World Health Organisation (WHO) on Wednesday postponed taking a decision on whether the mysterious coronavirus that killed at least 17 people and sickened hundreds of others in China a global health emergency.
WHO Director-General Tedros Adhanom Ghebreyesus said physicians need more information and asked the committee which he is leading, which held an emergency meeting in Geneva, Switzerland on Wednesday to reconvene on Thursday.
Tedros told roughly 150 reporters on a conference call that was delayed for almost two hours while the committee met that “today, there was an excellent discussion during the committee meeting, but it was also clear that to proceed, we need more information.”
Tedros said the emergency committee on Wednesday was split on whether to designate the illness a global health emergency, noting that “WHO has researchers in China collecting data.
“The decision about whether or not to declare a public health emergency of international concern is one I take extremely seriously, and one I am only prepared to make with appropriate consideration of all the evidence.”
Chinese authorities said many of the patients with the new illness had come into contact with seafood and meat markets, suggesting the virus is spreading from animals to people.
WHO physicians said they found evidence of human-to-human transmission within close contacts, citing family members, and within a health-care environment and that the virus was stable and not showing any kind of unusual activity.
WHO defines a global health emergency, also known as a Public Health Emergency of International Concern, as an “extraordinary event” that is “serious, unusual or unexpected.”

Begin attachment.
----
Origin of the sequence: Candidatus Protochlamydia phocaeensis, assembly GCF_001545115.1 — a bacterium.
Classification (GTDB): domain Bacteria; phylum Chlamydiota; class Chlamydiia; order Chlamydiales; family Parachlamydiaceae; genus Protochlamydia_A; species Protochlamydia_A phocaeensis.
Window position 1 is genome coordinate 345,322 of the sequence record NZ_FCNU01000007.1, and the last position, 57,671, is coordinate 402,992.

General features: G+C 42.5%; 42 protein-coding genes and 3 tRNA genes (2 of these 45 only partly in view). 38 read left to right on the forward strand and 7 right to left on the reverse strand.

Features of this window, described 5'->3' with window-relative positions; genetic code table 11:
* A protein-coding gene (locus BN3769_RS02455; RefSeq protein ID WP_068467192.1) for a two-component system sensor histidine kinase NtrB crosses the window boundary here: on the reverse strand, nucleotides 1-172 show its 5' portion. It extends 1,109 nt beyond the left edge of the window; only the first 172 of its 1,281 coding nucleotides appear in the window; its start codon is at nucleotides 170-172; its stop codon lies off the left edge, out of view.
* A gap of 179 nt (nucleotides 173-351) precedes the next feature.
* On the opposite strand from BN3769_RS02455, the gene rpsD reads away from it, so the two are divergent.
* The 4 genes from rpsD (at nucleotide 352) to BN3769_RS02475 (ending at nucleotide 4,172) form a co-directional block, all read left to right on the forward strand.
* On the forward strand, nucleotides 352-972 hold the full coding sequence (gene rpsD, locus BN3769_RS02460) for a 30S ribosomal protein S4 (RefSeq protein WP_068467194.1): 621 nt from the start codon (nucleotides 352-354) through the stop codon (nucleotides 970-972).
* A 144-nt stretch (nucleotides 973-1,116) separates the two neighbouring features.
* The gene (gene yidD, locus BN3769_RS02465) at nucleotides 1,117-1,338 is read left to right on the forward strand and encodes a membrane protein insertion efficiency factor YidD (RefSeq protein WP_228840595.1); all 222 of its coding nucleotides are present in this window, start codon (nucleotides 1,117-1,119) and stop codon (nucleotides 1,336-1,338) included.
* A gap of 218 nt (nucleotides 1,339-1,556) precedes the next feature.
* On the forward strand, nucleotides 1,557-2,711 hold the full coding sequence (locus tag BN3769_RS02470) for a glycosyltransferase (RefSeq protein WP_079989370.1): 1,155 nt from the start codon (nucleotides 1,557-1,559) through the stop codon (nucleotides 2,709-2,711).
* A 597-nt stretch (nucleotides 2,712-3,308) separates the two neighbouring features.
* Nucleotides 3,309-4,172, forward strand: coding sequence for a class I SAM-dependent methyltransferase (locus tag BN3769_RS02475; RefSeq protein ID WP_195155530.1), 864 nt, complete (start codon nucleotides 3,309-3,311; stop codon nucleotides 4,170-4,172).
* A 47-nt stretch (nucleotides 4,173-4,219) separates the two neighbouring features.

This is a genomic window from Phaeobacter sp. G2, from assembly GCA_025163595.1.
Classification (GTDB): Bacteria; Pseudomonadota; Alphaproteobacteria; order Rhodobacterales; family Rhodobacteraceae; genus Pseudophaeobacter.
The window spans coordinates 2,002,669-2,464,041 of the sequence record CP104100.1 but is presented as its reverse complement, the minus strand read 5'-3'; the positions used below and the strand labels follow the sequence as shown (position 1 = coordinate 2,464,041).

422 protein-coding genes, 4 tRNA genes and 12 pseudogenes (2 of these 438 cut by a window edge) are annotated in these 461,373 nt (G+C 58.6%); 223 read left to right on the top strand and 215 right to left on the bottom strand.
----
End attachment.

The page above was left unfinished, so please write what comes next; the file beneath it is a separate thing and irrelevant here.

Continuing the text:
The virus that emerged from Wuhan, China, had spread throughout Asia, infecting more than 540 people in China, Thailand, Taiwan, Japan and the Republic of Korea, according to WHO and Chinese state media.
The U.S. had also confirmed its first case on Tuesday, a Washington state man who was travelling in China, the Centre for Disease Control and Prevention, said.
Meanwhile, Lawrence Gostin, a professor and Faculty director of the O’Neill Institute for National & Global Health Law at Georgetown University, said “WHO does not enact emergencies easily. The international health agency only applied the emergency designation five times since the rules were implemented in mid-2000.
“The last time WHO declared a global health emergency was in 2019 for the Ebola outbreak in eastern Congo that killed more than 2,000 people.
“The agency also declared global emergencies for the 2016 Zika virus, the 2009 H1N1 swine flu, and the 2014 polio and Ebola outbreaks.”